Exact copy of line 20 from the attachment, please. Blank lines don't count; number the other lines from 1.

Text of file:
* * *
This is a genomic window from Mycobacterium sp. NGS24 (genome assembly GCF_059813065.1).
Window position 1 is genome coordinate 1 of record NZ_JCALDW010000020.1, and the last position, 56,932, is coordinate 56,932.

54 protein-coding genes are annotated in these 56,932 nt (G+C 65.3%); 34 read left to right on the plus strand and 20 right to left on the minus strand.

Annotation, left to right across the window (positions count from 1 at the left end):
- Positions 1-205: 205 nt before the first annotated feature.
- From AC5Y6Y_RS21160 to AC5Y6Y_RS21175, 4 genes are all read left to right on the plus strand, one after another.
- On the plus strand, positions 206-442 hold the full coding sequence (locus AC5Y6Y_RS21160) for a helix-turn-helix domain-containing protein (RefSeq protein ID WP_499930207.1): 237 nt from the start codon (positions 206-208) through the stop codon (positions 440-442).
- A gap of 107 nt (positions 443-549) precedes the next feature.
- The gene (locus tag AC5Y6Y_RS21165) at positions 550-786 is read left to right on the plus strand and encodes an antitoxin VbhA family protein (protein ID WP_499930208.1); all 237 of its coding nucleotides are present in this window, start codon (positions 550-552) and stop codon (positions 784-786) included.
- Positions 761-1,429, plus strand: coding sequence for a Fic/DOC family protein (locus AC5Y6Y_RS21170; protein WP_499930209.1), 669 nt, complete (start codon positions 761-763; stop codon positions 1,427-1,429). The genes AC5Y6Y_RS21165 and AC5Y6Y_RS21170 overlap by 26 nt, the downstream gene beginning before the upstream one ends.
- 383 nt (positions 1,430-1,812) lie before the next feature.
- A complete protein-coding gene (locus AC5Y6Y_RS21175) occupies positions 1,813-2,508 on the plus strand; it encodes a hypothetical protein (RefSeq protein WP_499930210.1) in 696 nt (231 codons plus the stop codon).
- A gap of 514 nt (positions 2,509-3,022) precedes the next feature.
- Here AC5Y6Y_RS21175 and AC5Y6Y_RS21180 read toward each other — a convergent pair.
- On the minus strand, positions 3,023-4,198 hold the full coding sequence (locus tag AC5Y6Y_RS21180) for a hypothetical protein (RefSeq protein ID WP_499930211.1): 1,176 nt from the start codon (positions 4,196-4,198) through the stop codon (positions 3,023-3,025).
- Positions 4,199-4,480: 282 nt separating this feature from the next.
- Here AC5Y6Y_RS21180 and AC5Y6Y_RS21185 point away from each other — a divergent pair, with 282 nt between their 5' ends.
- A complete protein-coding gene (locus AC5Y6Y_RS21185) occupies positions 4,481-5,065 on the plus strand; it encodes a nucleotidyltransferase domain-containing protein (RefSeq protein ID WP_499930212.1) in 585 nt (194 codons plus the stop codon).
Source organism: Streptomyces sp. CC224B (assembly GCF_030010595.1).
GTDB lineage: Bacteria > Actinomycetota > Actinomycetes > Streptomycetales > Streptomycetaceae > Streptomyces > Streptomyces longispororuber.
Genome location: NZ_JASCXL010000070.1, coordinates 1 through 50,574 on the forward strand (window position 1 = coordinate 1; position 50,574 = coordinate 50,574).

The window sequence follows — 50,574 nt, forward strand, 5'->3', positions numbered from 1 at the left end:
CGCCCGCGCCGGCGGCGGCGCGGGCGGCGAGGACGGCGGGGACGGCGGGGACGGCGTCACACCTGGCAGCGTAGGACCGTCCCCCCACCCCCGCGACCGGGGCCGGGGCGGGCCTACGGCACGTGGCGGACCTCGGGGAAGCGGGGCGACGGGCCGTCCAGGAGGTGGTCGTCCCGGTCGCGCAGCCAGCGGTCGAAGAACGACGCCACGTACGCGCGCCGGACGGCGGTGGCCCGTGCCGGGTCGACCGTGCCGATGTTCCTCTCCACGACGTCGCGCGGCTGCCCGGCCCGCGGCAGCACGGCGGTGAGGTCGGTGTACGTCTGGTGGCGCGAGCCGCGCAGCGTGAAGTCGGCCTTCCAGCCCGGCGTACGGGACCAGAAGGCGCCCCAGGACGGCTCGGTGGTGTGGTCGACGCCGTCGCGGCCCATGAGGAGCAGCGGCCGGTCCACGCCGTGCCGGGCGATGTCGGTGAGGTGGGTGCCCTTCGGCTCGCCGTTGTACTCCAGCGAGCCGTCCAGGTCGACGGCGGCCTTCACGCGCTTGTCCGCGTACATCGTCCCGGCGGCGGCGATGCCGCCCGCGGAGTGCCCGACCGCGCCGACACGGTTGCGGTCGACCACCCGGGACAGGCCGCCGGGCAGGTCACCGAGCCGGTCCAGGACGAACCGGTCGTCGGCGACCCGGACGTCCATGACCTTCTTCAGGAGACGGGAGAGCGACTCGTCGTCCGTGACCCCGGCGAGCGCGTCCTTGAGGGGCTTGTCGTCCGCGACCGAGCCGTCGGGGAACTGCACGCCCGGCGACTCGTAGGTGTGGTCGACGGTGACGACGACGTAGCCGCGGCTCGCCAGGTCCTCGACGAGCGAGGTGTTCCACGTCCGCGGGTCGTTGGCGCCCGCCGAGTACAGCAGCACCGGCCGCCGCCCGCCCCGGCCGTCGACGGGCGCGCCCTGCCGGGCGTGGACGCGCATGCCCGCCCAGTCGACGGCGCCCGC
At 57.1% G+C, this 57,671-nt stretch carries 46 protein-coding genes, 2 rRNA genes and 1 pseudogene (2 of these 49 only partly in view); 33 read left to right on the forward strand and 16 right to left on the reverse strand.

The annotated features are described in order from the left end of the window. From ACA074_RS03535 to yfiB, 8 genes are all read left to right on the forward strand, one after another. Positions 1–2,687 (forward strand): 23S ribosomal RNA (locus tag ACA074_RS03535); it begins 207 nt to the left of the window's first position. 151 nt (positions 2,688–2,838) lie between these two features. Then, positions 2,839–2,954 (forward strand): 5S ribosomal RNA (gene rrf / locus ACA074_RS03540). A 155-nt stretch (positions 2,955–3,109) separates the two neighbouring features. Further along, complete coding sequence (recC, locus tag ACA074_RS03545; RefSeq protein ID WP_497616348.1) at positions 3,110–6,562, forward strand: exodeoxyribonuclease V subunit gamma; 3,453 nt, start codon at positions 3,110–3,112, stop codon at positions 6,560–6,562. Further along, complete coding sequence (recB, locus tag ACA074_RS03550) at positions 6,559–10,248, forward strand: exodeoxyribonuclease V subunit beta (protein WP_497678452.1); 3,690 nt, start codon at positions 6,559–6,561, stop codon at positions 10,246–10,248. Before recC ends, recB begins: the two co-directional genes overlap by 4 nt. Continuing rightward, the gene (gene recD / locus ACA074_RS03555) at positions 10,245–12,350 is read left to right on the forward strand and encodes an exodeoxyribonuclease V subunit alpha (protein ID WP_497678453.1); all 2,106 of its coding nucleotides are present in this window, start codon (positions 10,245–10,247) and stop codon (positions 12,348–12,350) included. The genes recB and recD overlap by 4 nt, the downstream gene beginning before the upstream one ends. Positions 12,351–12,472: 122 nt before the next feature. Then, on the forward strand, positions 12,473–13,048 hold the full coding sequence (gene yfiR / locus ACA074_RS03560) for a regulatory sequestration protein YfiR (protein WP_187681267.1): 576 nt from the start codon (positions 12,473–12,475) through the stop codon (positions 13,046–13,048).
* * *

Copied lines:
GTDB lineage: Bacteria > Actinomycetota > Actinomycetes > Streptomycetales > Streptomycetaceae > Streptomyces > Streptomyces longispororuber.